Wednesday, July 21, 2010

The decline and fall of America (a continuing series)

At some point, Rome no longer could maintain its roads and aqueducts, due in part to a declining tax base and the decay of central authority. Fast forward:
Paved roads, historical emblems of American achievement, are being torn up across rural America and replaced with gravel or other rough surfaces as counties struggle with tight budgets and dwindling state and federal revenue. State money for local roads was cut in many places amid budget shortfalls.

In Michigan, at least 38 of the 83 counties have converted some asphalt roads to gravel in recent years. Last year, South Dakota turned at least 100 miles of asphalt road surfaces to gravel. Counties in Alabama and Pennsylvania have begun downgrading asphalt roads to cheaper chip-and-seal road, also known as "poor man's pavement." Some counties in Ohio are simply letting roads erode to gravel.

The moves have angered some residents because of the choking dust and windshield-cracking stones that gravel roads can kick up, not to mention the jarring "washboard" effect of driving on rutted gravel.

But higher taxes for road maintenance are equally unpopular. In June, Stutsman County residents rejected a measure that would have generated more money for roads by increasing property and sales taxes.

"I'd rather my kids drive on a gravel road than stick them with a big tax bill," said Bob Baumann, as he sipped a bottle of Coors Light at the Sportsman's Bar Café and Gas in Spiritwood. * * *

Judy Graves of Ypsilanti, N.D., voted against the measure to raise taxes for roads. But she says she and others nonetheless wrote to Gov. John Hoeven and asked him to stop Old 10 from being ground up because it still carries traffic to a Cargill Inc. malting plant. She says the county has mismanaged its finances and badly neglected roads.
Barbarians, Tea Partiers, whatever. (H/t LGM.)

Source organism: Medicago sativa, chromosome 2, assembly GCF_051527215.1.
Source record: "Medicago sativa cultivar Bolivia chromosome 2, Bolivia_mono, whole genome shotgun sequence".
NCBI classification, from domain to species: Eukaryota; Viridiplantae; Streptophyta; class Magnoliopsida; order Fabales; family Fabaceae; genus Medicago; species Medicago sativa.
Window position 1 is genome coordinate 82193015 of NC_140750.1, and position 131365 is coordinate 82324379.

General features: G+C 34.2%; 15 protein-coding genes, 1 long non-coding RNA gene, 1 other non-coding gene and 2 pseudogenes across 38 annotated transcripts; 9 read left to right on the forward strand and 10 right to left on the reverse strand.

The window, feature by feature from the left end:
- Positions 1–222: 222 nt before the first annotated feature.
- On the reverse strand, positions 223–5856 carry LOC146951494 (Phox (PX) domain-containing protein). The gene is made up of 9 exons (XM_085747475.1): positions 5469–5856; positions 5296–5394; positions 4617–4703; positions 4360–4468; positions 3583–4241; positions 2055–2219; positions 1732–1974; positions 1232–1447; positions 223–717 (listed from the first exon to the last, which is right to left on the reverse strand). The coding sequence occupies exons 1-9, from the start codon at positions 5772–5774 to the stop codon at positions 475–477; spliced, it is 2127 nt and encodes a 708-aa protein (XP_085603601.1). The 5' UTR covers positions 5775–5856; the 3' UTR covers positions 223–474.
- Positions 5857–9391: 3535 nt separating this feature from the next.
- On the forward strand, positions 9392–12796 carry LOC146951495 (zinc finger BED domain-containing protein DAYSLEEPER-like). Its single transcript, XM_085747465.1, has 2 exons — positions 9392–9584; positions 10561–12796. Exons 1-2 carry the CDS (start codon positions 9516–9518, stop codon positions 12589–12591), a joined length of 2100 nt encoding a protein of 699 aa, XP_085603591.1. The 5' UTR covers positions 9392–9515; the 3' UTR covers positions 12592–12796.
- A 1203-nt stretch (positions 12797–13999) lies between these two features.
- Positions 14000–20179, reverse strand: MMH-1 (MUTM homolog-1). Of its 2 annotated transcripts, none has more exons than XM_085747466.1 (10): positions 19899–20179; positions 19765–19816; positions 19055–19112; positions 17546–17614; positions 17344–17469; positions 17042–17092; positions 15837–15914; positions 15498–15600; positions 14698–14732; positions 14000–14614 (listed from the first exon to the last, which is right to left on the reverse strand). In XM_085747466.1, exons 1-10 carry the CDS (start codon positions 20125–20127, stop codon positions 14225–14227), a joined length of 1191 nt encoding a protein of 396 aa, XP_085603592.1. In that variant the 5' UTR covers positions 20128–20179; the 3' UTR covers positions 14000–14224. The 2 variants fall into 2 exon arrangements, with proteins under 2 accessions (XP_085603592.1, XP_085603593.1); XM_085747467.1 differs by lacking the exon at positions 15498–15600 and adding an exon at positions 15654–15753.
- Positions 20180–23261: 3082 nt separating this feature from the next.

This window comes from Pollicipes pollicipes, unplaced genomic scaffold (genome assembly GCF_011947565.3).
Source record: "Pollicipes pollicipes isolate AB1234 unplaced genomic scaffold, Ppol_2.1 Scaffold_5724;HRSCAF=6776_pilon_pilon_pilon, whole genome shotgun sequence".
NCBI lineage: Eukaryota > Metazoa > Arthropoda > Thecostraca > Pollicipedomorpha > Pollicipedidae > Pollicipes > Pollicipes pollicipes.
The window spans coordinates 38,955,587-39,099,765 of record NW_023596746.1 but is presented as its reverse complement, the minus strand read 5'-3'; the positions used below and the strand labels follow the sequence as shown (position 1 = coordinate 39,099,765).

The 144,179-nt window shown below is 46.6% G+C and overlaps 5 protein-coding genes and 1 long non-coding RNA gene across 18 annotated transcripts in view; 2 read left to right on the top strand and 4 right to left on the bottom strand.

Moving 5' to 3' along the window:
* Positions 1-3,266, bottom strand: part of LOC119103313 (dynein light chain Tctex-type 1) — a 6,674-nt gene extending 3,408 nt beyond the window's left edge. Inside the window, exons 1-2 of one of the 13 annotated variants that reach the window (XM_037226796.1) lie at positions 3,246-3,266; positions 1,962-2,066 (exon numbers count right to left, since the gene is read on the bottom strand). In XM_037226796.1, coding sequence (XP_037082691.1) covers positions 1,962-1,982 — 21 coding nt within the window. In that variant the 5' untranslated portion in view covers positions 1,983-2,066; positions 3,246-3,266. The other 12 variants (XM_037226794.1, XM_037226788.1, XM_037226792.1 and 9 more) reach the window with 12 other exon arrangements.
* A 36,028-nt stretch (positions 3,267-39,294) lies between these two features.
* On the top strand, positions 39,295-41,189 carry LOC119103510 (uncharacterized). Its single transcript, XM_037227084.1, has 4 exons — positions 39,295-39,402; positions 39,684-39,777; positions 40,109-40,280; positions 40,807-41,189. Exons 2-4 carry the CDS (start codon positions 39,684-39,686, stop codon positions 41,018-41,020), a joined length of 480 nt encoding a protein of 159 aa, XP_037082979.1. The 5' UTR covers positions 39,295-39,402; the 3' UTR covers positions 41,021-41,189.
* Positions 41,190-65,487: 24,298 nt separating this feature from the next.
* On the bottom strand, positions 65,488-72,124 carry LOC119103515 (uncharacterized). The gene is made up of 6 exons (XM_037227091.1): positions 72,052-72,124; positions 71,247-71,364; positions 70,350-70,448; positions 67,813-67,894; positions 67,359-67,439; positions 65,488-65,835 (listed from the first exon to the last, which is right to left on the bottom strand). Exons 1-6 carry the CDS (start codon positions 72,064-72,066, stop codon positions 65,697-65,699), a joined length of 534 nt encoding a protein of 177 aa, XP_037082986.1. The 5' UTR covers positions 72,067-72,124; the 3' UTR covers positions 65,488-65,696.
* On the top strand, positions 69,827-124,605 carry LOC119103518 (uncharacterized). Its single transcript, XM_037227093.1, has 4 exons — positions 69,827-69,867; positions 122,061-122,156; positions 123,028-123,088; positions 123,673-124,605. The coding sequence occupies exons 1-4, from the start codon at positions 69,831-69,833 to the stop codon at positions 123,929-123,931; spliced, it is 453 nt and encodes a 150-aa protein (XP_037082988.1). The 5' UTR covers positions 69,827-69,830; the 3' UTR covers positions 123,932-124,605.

1. In my archaeology course, I use the decline of the Roman road system as an example of how cultural evolution is not a unilinear process. The collapse of the road system was also a factor in the movement from horse-powered transportation to camels in many portions of North Africa.

  2. What did you think of Bryan Ward-Perkins' little book on The Fall of Rome? IIRC he relied pretty heavily on archaeological evidence for a "fall" (as opposed to a "differently governed" ex-Roman Europe).

  3. I certainly don't know all the facts on this, but in many states there has been a movement of people from rural areas to villages and cities. It used to be very common in places like Michigan for people to farm 80 acres, but of course those days are long gone. Some states have a road grid so that each section of land is surrounded by a road; that is, there is a straight road every mile. This made sense when there were lots of farmers and people living on the land, but not as much today. Add to this the increase in oil prices (asphalt) and converting the roads to gravel may just be prudent management, not a sign of societal decay.

  4. Anderson, I'm an Andeanist, so I haven't seen the book, but I'll put it in my wish list. Conventional wisdom says there was no "fall," as you know, so it would be very interesting to read a work that examined contrary evidence. At the very least, it will jazz up my presentations of the Romans...:)

  5. As for prudent management vs. social decay, I understand the argument. A lot of the old roads that were in the fields around my hometown have now gone to gravel--perhaps as a result of factory farming buying out the little guys. On the other hand, it is precisely that prudent, conservative behavior that marks the decline of many civilizations; periods of decline are noted by the lack of maintenance of infrastructure, the lack of artwork, and the lack of new construction, especially great monuments or other architectural achievements. Add some kind of climatic hiccup, and it's almost one-size fits all. Part of that is because we define ancient civilizations by their ruins and not their thoughts; once acceptably "Roman" roads have disappeared, surely it's collapse, even if many aspects of the culture live on.

  6. periods of decline are noted by the lack of maintenance of infrastructure

    To which anyone familiar with our interstate system can attest. Bridges and levees collapse because maintenance is unsexy and taxes are downright unattractive.

    The lack of will to tax at levels needed for social goods is a serious problem. (The Romans had the will but not the ability, as barbarians pared off territory and with it tax base.)

    -- It's a short read, PMS, and is definitely in the teeth of the CW. When you get the yen to recommend what the General Reader should know about Andean culture, don't be shy about sharing it!